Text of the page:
Federal-American National Bank (and Interiors)

Constructed in the 1920s, this elegant Beaux-Arts style bank building exemplifies the architectural prowess of DC banks in the first decades of the 20th century.

Following the merger of two banks, this building operated as the headquarters for the new Federal-American National Bank. The bank building was designed by architect Alfred C. Bossom (1881-1965), in association with Washington’s leading Beaux-Arts practitioner, Jules Henri de Sibour (1872 -1938). Built between 1925 and 1926, the bank has an unusual plan, with the banking room on a raised main floor and retail space at street level (as illustarted by the shoe store that once operated on the lower level, below the bank). This architectural design is unique to DC bank buildings in the early 20th century, in that it utilized the second floor to separate internal financial business from the cacophonous noise of the street.

The building features a monumental Classical Revival façade in limestone, with large arched windows, engaged columns, sculptural embellishment, and a bronze vestibule. The banking room is designed in the Renaissance Revival style and has a marble entrance stair, mezzanine, elaborate polychrome coffered ceiling, chandeliers, ornamentation in classical motifs, and an innovative open counter design.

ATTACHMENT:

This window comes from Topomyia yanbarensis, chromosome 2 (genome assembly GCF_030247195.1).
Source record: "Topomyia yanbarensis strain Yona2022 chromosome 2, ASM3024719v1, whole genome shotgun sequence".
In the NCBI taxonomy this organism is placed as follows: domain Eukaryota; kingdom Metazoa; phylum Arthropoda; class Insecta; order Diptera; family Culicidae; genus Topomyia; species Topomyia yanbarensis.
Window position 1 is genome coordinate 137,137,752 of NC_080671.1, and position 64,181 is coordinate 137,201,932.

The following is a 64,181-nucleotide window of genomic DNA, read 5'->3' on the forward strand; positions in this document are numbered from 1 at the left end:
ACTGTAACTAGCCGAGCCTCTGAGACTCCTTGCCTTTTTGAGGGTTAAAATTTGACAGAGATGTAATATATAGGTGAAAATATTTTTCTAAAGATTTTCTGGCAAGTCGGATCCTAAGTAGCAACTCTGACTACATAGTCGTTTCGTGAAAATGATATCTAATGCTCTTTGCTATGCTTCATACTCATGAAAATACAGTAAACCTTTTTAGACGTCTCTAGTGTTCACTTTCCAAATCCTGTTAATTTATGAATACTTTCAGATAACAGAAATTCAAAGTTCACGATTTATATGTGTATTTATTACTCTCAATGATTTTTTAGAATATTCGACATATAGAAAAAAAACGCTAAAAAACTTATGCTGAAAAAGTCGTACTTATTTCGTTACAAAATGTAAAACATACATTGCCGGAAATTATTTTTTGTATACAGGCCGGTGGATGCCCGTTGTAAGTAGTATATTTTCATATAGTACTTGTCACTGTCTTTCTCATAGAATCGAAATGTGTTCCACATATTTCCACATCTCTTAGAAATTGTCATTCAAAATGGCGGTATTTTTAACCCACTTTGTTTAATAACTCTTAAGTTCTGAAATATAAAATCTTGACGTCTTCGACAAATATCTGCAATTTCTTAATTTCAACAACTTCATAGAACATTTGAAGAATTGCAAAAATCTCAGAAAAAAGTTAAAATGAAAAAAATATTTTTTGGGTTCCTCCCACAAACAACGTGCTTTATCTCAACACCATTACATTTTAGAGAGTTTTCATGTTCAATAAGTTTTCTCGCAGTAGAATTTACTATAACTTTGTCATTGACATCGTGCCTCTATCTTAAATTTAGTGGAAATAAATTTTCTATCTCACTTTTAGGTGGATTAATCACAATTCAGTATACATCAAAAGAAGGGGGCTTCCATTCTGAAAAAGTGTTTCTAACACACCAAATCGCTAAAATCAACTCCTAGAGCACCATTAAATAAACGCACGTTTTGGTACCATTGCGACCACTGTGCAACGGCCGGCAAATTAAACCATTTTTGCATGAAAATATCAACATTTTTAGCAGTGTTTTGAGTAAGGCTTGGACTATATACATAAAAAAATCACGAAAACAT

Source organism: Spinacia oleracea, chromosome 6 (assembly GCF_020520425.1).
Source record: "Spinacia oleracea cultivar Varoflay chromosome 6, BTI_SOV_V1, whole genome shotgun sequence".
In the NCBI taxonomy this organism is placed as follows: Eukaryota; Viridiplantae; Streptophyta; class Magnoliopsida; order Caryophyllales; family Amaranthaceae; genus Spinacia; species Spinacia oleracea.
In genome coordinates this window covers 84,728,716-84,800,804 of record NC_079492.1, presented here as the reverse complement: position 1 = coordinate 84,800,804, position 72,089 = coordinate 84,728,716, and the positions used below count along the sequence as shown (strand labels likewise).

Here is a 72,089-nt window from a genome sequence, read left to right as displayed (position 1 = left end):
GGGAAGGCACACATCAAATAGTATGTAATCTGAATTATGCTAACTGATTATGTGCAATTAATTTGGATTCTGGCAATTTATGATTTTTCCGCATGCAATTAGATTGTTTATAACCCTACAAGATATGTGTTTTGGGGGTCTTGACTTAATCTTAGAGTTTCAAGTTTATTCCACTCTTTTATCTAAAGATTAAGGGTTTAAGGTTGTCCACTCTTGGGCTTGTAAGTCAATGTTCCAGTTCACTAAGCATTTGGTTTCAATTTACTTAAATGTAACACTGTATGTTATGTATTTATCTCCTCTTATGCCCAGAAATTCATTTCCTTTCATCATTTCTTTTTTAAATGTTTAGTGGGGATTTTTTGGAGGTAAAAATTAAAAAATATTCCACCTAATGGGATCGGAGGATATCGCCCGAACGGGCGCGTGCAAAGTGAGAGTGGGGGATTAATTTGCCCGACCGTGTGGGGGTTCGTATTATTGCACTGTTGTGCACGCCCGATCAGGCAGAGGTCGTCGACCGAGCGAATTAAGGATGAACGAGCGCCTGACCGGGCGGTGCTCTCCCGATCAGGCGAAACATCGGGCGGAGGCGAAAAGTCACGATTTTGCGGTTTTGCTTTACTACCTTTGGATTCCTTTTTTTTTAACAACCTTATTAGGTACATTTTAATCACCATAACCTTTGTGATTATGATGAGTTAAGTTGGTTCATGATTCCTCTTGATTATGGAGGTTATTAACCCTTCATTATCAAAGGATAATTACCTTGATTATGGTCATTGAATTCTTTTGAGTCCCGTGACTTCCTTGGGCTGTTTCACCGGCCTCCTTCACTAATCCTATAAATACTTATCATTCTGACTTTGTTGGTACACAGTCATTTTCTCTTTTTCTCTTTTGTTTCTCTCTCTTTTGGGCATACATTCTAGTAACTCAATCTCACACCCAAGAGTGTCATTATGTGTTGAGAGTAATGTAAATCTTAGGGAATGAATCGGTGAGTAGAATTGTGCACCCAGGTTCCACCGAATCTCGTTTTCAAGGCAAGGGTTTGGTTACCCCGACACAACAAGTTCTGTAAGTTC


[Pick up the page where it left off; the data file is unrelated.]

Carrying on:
In October 1930, Federal-American merged with Merchants Bank and Trust, and operated four branches in the city — in addition to its central office. Despite this apparent success, the banking crisis of 1933 and the ensuing financial turmoil of the Great Depression rendered the bank insolvent. Thus, it did not receive a government license to resume operation. Part of this closure was due to the Federal-American building itself, an impressive and costly structure that constituted the majority of the bank’s financial reservoirs during a time of crisis. This type of investment is not easily liquidated, and was a major factor in the closure of banks, which precipitated the Great Depression. Federal-American was just one of many bank casualties across the nation.

The federal government established Hamilton National Bank out of seven local banks (including Federal-American) and the central office was operated out of this building. In 1954, Hamilton merged with the National Bank of Washington and retained residence at this stunning building on 14th Street NW. The building then sat vacant for a number of years, awaiting a new use.

In recent years, the original bank building has undergone an extensive restoration and renovation, and now operates as office, retail, and restaurant space. The building now includes a rooftop deck, fitness club, and terrace gardens. An 11-story office building facing G Street has also been added to the building’s rear elevation. Both the bank building’s exterior and interior are historically designated.

DC Inventory: July 18, 1990
National Register: December 29, 1994
Within Financial Historic District



615‑21 14th Street NW Washington DC 20005